The Lost Moment Exhibition
Civil Rights, Street Protest and Resistance in Northern Ireland, 1968-69.
A group exhibition that looked anew at the Civil Rights movement in Northern Ireland fifty years on from the marches and peaceful protests that immediately preceded the Troubles.
The Lost Moment Civil Rights, Street Protest and Resistance in Northern Ireland, 1968-69 curated by Sean O’Hagan, who writes on photography, art and culture for The Guardian and The Observer, placed the Northern Irish civil rights struggle in the context of the many international street protests that made 1968 such a tumultuous year. The show was produced by Gallery of Photography Ireland in partnership with the Nerve Centre.
From Paris to Prague, Chicago to London, mass protests reverberated across the world via the TV news. The year of discontent began in Northern Ireland when activists organised civil rights marches against discrimination in housing and jobs. Using the tactics of non-violent civil disobedience employed by Martin Luther King Jr. in the American south, the marches unleashed a wave of Unionist counter-demonstrations. The often brutal police tactics used against the marchers were caught on camera and broadcast around the world, igniting global media interest in the Northern Irish civil rights movement. Though its legacy remains contested to this day, the exhibition argued that this was the lost moment when the Troubles might have been averted.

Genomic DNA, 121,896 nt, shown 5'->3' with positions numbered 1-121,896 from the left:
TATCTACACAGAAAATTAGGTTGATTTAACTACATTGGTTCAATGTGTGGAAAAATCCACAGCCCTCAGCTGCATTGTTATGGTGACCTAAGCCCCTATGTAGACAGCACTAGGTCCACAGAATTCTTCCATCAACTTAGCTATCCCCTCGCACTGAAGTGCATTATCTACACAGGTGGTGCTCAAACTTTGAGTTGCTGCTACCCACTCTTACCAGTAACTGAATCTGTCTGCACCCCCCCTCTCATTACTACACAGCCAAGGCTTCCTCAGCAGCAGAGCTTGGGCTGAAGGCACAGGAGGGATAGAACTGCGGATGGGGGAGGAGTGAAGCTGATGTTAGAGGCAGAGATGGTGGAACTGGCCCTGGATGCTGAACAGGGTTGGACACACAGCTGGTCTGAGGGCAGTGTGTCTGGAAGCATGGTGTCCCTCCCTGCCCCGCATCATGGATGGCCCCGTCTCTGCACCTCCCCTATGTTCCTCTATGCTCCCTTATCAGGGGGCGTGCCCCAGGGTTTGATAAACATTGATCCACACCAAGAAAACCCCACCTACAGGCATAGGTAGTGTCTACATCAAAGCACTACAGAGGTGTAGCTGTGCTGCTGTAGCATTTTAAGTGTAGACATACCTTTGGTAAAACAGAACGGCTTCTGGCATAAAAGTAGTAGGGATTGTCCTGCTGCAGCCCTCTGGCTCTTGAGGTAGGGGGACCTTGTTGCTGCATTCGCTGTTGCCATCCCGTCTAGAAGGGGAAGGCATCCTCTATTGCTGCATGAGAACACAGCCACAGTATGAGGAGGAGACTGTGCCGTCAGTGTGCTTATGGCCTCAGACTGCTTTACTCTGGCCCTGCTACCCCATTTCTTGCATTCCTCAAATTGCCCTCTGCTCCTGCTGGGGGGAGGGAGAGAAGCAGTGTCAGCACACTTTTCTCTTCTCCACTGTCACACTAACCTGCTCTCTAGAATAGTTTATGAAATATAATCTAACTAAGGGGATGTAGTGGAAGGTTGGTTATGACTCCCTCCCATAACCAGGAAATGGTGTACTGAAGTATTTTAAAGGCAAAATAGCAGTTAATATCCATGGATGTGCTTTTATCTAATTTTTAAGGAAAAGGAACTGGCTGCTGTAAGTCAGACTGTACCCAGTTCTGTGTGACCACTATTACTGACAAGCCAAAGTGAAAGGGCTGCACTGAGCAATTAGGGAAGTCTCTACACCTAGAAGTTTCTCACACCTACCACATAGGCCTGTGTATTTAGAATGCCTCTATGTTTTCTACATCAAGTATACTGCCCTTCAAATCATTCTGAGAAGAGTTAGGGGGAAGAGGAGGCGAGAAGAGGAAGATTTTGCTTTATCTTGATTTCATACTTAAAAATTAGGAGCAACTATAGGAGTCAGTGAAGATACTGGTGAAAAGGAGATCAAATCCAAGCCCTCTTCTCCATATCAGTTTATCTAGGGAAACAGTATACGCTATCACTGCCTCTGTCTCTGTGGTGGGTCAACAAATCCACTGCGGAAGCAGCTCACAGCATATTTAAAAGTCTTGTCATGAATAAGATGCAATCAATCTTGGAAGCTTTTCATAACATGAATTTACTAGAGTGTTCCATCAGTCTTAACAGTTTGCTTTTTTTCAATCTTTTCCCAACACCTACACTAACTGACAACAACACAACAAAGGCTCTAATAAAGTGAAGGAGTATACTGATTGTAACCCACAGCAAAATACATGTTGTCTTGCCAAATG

The exhibition featured dramatic images by Steve Schapiro of the famous Selma to Montgomery civil rights march in 1965, alongside work from three renowned Magnum photographers: David Hurn, Josef Koudelka and Ian Berry. The Northern Irish civil rights struggle, from the first march in August 1968 to the Battle of the Bogside in 1969, was captured through the work of Gilles Caron, Clive Limpkin, David Newell-Smith, Buzz Logan, Barney McMonagle, Eamon Melaugh, Larry Dickinson and Tony McGrath. The exhibition also included projections, film from RTÉ Archives, contemporary political posters and a wealth of other ephemera from the time.
The Lost Moment was supported by funding from the Heritage Lottery Fund and Department of Foreign Affairs and Trade.